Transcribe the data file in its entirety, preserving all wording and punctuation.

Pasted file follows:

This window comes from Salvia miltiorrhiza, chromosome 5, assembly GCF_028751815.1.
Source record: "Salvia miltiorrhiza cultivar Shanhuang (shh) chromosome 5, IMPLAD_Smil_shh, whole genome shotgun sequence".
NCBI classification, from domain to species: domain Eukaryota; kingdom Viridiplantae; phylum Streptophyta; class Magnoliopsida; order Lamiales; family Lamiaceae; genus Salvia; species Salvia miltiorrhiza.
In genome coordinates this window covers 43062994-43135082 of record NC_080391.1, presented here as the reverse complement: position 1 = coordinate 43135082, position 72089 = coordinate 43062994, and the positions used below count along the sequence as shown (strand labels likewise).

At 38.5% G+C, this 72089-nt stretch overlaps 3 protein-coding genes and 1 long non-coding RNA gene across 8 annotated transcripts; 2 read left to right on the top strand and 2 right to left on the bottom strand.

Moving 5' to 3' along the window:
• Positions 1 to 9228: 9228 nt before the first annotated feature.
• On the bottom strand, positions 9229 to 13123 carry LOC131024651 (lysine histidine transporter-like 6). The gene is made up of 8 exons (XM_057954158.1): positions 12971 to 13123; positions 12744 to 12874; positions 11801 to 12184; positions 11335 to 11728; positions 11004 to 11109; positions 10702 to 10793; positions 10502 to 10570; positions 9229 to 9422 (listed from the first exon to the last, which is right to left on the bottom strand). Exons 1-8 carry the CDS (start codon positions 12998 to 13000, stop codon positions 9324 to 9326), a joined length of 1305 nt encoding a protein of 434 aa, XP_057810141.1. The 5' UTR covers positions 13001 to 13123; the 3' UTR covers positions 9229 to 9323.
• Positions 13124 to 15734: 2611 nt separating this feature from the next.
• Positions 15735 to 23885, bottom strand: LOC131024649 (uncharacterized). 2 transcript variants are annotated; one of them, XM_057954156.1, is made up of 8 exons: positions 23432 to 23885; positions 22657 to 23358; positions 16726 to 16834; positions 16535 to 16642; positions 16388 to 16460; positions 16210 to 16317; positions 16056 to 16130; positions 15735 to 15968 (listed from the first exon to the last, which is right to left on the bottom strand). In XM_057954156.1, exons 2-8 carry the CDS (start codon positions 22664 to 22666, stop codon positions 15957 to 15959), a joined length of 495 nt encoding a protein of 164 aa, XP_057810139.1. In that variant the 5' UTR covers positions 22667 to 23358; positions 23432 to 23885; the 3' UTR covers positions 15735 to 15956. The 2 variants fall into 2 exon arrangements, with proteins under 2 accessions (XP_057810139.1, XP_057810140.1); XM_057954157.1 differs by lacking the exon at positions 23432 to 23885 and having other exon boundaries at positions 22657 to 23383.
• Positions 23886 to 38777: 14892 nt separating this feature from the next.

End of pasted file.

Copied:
This window comes from Salvia miltiorrhiza, chromosome 5, assembly GCF_028751815.1.
Source record: "Salvia miltiorrhiza cultivar Shanhuang (shh) chromosome 5, IMPLAD_Smil_shh, whole genome shotgun sequence".
NCBI classification, from domain to species: domain Eukaryota; kingdom Viridiplantae; phylum Streptophyta; class Magnoliopsida; order Lamiales; family Lamiaceae; genus Salvia; species Salvia miltiorrhiza.
In genome coordinates this window covers 43062994-43135082 of record NC_080391.1, presented here as the reverse complement: position 1 = coordinate 43135082, position 72089 = coordinate 43062994, and the positions used below count along the sequence as shown (strand labels likewise).

At 38.5% G+C, this 72089-nt stretch overlaps 3 protein-coding genes and 1 long non-coding RNA gene across 8 annotated transcripts; 2 read left to right on the top strand and 2 right to left on the bottom strand.

Moving 5' to 3' along the window:
• Positions 1 to 9228: 9228 nt before the first annotated feature.
• On the bottom strand, positions 9229 to 13123 carry LOC131024651 (lysine histidine transporter-like 6). The gene is made up of 8 exons (XM_057954158.1): positions 12971 to 13123; positions 12744 to 12874; positions 11801 to 12184; positions 11335 to 11728; positions 11004 to 11109; positions 10702 to 10793; positions 10502 to 10570; positions 9229 to 9422 (listed from the first exon to the last, which is right to left on the bottom strand). Exons 1-8 carry the CDS (start codon positions 12998 to 13000, stop codon positions 9324 to 9326), a joined length of 1305 nt encoding a protein of 434 aa, XP_057810141.1. The 5' UTR covers positions 13001 to 13123; the 3' UTR covers positions 9229 to 9323.
• Positions 13124 to 15734: 2611 nt separating this feature from the next.
• Positions 15735 to 23885, bottom strand: LOC131024649 (uncharacterized). 2 transcript variants are annotated; one of them, XM_057954156.1, is made up of 8 exons: positions 23432 to 23885; positions 22657 to 23358; positions 16726 to 16834; positions 16535 to 16642; positions 16388 to 16460; positions 16210 to 16317; positions 16056 to 16130; positions 15735 to 15968 (listed from the first exon to the last, which is right to left on the bottom strand). In XM_057954156.1, exons 2-8 carry the CDS (start codon positions 22664 to 22666, stop codon positions 15957 to 15959), a joined length of 495 nt encoding a protein of 164 aa, XP_057810139.1. In that variant the 5' UTR covers positions 22667 to 23358; positions 23432 to 23885; the 3' UTR covers positions 15735 to 15956. The 2 variants fall into 2 exon arrangements, with proteins under 2 accessions (XP_057810139.1, XP_057810140.1); XM_057954157.1 differs by lacking the exon at positions 23432 to 23885 and having other exon boundaries at positions 22657 to 23383.
• Positions 23886 to 38777: 14892 nt separating this feature from the next.